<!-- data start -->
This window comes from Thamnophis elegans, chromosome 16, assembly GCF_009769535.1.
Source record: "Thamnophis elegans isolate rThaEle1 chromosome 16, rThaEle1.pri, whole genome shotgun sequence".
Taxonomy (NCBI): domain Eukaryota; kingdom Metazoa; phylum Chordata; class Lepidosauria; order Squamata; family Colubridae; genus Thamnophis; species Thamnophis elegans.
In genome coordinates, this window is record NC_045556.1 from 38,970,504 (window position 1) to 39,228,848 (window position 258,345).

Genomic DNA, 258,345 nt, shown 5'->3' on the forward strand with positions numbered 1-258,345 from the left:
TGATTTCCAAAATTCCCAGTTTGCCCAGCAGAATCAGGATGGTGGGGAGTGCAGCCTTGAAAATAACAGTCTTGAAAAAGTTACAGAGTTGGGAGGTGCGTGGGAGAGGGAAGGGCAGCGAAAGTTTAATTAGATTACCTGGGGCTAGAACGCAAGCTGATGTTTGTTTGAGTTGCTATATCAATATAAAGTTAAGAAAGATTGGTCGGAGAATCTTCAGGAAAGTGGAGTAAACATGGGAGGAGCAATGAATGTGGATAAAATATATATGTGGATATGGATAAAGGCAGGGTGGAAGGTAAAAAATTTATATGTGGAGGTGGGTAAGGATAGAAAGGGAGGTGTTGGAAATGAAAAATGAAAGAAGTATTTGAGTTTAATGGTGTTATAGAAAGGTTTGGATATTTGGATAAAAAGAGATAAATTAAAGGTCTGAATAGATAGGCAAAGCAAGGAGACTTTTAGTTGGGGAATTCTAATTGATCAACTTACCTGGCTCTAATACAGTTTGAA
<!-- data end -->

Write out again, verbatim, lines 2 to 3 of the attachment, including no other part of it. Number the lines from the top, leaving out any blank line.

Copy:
Source record: "Thamnophis elegans isolate rThaEle1 chromosome 16, rThaEle1.pri, whole genome shotgun sequence".
Taxonomy (NCBI): domain Eukaryota; kingdom Metazoa; phylum Chordata; class Lepidosauria; order Squamata; family Colubridae; genus Thamnophis; species Thamnophis elegans.